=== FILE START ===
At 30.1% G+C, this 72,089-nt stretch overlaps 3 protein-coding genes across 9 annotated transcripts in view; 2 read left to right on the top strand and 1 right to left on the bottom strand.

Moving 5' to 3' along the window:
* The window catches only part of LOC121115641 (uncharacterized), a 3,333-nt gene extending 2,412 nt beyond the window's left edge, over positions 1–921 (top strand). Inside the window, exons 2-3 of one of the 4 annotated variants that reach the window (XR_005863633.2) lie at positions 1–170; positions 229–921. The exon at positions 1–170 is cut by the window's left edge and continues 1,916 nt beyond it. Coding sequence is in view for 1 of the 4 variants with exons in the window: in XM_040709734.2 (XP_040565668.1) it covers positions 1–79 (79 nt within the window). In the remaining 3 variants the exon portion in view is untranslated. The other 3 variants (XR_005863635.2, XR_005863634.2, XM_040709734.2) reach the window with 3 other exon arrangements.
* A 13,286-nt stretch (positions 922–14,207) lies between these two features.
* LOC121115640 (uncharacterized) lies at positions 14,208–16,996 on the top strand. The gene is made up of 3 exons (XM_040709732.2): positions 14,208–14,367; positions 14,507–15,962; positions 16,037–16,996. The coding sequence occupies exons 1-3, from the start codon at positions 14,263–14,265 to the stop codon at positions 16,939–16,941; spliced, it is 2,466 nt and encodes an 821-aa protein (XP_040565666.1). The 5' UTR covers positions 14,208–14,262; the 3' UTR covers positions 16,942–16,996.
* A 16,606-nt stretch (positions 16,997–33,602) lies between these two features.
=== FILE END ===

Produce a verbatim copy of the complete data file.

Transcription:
At 30.1% G+C, this 72,089-nt stretch overlaps 3 protein-coding genes across 9 annotated transcripts in view; 2 read left to right on the top strand and 1 right to left on the bottom strand.

Moving 5' to 3' along the window:
* The window catches only part of LOC121115641 (uncharacterized), a 3,333-nt gene extending 2,412 nt beyond the window's left edge, over positions 1–921 (top strand). Inside the window, exons 2-3 of one of the 4 annotated variants that reach the window (XR_005863633.2) lie at positions 1–170; positions 229–921. The exon at positions 1–170 is cut by the window's left edge and continues 1,916 nt beyond it. Coding sequence is in view for 1 of the 4 variants with exons in the window: in XM_040709734.2 (XP_040565668.1) it covers positions 1–79 (79 nt within the window). In the remaining 3 variants the exon portion in view is untranslated. The other 3 variants (XR_005863635.2, XR_005863634.2, XM_040709734.2) reach the window with 3 other exon arrangements.
* A 13,286-nt stretch (positions 922–14,207) lies between these two features.
* LOC121115640 (uncharacterized) lies at positions 14,208–16,996 on the top strand. The gene is made up of 3 exons (XM_040709732.2): positions 14,208–14,367; positions 14,507–15,962; positions 16,037–16,996. The coding sequence occupies exons 1-3, from the start codon at positions 14,263–14,265 to the stop codon at positions 16,939–16,941; spliced, it is 2,466 nt and encodes an 821-aa protein (XP_040565666.1). The 5' UTR covers positions 14,208–14,262; the 3' UTR covers positions 16,942–16,996.
* A 16,606-nt stretch (positions 16,997–33,602) lies between these two features.